Hellloooooo fellow tree fans! As the days get a little shorter and we move into the lazy days of August my internship with VT UCF is wrapping up. I can’t emphasize enough how much I’ve enjoyed my time with the program; after all, who doesn’t want to just think about trees all the time?
This internship has taken me across Vermont, exploring Middlebury and Burlington on foot but also via phone to almost every corner of the state. I think I’ve spoken to upwards of 30 town clerks in the hopes of identifying tree wardens in each town or city.
The most insightful moments have come from speaking with the tree wardens themselves. I interviewed five tree wardens: Brad Goedkoop (Hartford), Chris Zeoli (Middlebury), Warren Spinner (Burlington), Dan Adams (Brattleboro), and Mark Dillenbeck (Charlotte). Each of these men has a different story, they have different backgrounds, different approaches to the role of tree warden and different plans for the future. But what unites them is a deep appreciation for trees, noticing individual trees in a way that most of us fail to see. Through them I learned to pay attention to my surroundings. When walking down the sidewalk, vegetation, or lack thereof, stands out to me. In the park I look more carefully at the trees for quantity and species diversity, characteristics that had never stood out to me before.
Through interviewing the tree wardens, I saw the power individuals have to create change. I’m not the first person to feel that sometimes challenges in the world, especially regarding the environment, seem too big to solve. As individuals, it’s easy to think our actions don’t matter. But this summer I saw how a single person, through time and dedication can make a real difference for the tree population and community well-being where they live. I learned about programs to create new parks, funds generated for tree plantings, and citizen outreach to promote tree care. From an individual’s perspective, it may be hard for tree wardens to understand the impact their dedication is having. But together, tree wardens throughout the state create a network that encompasses Vermont. Their actions unify and the entire state benefits. There really is so much power in collective action.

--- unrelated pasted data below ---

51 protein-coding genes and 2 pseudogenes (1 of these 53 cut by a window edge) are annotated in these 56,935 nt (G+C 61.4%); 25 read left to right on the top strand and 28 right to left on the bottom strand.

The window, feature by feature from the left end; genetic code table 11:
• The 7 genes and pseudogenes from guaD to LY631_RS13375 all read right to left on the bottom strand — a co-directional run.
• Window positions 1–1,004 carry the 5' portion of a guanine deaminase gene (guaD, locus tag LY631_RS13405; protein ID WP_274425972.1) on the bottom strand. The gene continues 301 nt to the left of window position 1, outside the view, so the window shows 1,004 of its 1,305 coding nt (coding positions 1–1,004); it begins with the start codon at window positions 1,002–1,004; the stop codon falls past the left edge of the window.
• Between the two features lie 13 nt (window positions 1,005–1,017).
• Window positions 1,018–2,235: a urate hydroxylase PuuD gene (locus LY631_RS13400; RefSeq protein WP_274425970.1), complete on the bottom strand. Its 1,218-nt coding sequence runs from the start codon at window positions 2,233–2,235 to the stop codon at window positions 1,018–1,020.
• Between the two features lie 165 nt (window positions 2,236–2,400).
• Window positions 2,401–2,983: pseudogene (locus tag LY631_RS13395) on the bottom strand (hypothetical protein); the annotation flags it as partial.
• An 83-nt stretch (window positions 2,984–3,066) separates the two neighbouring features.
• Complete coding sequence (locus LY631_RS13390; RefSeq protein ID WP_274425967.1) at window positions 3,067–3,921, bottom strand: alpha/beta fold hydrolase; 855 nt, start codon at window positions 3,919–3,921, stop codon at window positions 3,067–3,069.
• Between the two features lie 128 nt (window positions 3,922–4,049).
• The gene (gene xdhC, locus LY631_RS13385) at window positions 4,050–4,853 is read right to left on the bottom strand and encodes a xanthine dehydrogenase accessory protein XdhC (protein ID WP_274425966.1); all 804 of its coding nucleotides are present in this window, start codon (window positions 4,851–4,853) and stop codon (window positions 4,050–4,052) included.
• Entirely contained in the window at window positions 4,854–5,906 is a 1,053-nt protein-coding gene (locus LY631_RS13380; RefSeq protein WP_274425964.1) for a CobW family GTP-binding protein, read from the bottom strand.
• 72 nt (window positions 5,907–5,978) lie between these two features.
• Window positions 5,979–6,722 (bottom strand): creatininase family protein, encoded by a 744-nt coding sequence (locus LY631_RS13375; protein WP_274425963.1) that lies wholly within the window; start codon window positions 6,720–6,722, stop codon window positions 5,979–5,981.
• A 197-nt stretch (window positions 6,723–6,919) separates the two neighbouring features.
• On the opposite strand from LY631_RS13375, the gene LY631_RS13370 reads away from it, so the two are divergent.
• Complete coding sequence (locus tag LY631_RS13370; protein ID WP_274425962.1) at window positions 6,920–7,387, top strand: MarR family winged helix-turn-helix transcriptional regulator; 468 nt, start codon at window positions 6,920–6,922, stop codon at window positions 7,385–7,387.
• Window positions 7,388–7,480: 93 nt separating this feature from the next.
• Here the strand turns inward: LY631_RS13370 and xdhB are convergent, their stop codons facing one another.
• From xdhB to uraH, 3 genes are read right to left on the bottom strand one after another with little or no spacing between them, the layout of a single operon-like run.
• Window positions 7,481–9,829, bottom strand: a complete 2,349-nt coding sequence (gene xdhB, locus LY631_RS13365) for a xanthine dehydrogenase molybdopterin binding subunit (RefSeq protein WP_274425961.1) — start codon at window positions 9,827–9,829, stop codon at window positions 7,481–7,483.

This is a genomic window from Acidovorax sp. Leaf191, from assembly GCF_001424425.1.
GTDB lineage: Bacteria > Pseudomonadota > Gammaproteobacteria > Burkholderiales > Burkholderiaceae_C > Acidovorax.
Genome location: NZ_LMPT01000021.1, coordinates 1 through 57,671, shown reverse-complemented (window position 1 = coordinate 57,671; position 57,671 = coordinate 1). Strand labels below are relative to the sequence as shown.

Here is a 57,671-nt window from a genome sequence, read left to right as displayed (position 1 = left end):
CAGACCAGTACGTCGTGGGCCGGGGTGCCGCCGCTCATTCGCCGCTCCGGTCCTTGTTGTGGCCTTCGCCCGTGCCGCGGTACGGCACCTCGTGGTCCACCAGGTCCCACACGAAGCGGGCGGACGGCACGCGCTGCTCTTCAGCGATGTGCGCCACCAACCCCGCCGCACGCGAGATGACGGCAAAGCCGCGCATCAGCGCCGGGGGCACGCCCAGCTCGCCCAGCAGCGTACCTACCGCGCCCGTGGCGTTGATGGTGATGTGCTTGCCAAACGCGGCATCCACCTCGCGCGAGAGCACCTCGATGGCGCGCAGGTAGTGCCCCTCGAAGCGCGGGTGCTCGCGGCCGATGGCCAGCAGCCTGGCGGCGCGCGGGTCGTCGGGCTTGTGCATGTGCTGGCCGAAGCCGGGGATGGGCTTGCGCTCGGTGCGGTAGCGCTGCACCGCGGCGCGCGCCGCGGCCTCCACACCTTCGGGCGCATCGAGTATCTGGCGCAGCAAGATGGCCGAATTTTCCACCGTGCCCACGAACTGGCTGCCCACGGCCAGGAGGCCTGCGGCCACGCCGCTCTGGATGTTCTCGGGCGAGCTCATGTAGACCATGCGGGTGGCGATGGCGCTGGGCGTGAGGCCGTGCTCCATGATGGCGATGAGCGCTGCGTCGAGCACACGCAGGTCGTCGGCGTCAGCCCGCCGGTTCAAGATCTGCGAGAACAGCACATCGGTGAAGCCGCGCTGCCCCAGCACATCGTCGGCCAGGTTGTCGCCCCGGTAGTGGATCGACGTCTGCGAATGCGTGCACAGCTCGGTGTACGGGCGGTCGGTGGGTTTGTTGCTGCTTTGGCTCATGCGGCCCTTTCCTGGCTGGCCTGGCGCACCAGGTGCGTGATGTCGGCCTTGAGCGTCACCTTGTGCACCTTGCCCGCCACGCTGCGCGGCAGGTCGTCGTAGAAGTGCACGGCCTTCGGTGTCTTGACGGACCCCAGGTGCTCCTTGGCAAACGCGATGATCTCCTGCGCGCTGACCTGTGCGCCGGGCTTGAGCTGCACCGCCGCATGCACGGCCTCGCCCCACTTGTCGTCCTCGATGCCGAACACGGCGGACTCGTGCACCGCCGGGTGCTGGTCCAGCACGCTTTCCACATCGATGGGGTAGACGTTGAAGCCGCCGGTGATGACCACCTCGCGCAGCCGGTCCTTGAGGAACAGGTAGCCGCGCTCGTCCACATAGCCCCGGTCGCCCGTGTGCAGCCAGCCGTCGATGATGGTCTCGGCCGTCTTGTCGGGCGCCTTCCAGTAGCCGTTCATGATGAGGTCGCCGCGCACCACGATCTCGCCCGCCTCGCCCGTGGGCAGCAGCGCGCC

While I have loved working for VT UCF, I definitely struggled at times. Aside from weekly meetings with Elise, I was basically on my own to get work done. Between summer brain and little to no schedule, combined with working full time Tuesday-Friday, I had to discipline myself to get the work done; it can be so hard to sit down and focus on a task. So far, the only conclusion I’ve drawn is that it isn’t so much whether or not I like working on my own but rather how I can develop this skill so that it isn’t a hurdle to productivity but an additive. I came to understand the necessity of designating both certain times and locations for work. Turns out that while my couch may seem appealing, it is also the place where efficiency crumbles. In looking back at the summer, I’m happy with the profiles I put together and I hope that my work on the website and putting together tree warden resources will be helpful, but I also know more about myself and my working habits than when I started this internship.
I’m heading off in a couple of weeks for a semester in Tanzania studying wildlife conservation and I hope to take what I learned this summer with me. Just like the tree wardens I want to bring a curiosity and passion to all the new sights and sounds, especially the ones that too often go unnoticed. And in the same way I approached my interviews I hope to be an open and attentive listener. From Elise, my incredible boss for the summer I want to take yes, impeccable organization but also kindness and a sense of adventure. I’ve learned so much in all of my interactions through this internship and I’m so grateful for the experience. Thank you so much to all the tree wardens, for taking time to speak with me but more importantly taking the limited spare time you have and devoting yourselves to the trees! Thank you to Elise, you’ve been a wonderful mentor. I’m so impressed by VT UCF and grateful to have gotten to spend time with the program.
Greta's summer internship was focused on helping VT UCF better support tree wardens statewide. She developed five tree warden profiles, restructured the tree warden webpages (work still in progress; will go live soon), began to develop a new VT Tree Wardens Manual, and helped us enhance our database of current tree wardens statewide. Greta did outstanding work for us this summer and we're excited for her adventures ahead!